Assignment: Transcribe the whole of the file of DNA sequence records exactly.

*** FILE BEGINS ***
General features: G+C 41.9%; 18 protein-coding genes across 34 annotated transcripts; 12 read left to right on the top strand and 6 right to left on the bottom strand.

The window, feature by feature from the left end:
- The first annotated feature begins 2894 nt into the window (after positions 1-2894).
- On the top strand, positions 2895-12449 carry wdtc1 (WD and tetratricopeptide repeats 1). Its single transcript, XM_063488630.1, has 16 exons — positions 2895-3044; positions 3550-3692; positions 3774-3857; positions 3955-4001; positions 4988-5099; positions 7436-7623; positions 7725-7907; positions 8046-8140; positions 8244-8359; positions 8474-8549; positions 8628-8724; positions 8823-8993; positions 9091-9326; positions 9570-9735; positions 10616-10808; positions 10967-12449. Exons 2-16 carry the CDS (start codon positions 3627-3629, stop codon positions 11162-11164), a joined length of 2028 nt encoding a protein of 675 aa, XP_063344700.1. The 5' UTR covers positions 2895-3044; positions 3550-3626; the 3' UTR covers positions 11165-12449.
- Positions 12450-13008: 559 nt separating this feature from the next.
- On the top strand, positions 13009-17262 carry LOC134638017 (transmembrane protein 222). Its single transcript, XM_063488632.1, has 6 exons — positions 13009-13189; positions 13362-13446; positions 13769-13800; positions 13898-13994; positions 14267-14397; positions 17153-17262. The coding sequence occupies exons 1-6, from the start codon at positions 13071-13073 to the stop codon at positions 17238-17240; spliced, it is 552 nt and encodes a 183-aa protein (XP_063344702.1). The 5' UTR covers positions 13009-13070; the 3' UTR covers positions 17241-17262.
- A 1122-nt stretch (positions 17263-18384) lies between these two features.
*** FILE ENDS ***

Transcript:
General features: G+C 41.9%; 18 protein-coding genes across 34 annotated transcripts; 12 read left to right on the top strand and 6 right to left on the bottom strand.

The window, feature by feature from the left end:
- The first annotated feature begins 2894 nt into the window (after positions 1-2894).
- On the top strand, positions 2895-12449 carry wdtc1 (WD and tetratricopeptide repeats 1). Its single transcript, XM_063488630.1, has 16 exons — positions 2895-3044; positions 3550-3692; positions 3774-3857; positions 3955-4001; positions 4988-5099; positions 7436-7623; positions 7725-7907; positions 8046-8140; positions 8244-8359; positions 8474-8549; positions 8628-8724; positions 8823-8993; positions 9091-9326; positions 9570-9735; positions 10616-10808; positions 10967-12449. Exons 2-16 carry the CDS (start codon positions 3627-3629, stop codon positions 11162-11164), a joined length of 2028 nt encoding a protein of 675 aa, XP_063344700.1. The 5' UTR covers positions 2895-3044; positions 3550-3626; the 3' UTR covers positions 11165-12449.
- Positions 12450-13008: 559 nt separating this feature from the next.
- On the top strand, positions 13009-17262 carry LOC134638017 (transmembrane protein 222). Its single transcript, XM_063488632.1, has 6 exons — positions 13009-13189; positions 13362-13446; positions 13769-13800; positions 13898-13994; positions 14267-14397; positions 17153-17262. The coding sequence occupies exons 1-6, from the start codon at positions 13071-13073 to the stop codon at positions 17238-17240; spliced, it is 552 nt and encodes a 183-aa protein (XP_063344702.1). The 5' UTR covers positions 13009-13070; the 3' UTR covers positions 17241-17262.
- A 1122-nt stretch (positions 17263-18384) lies between these two features.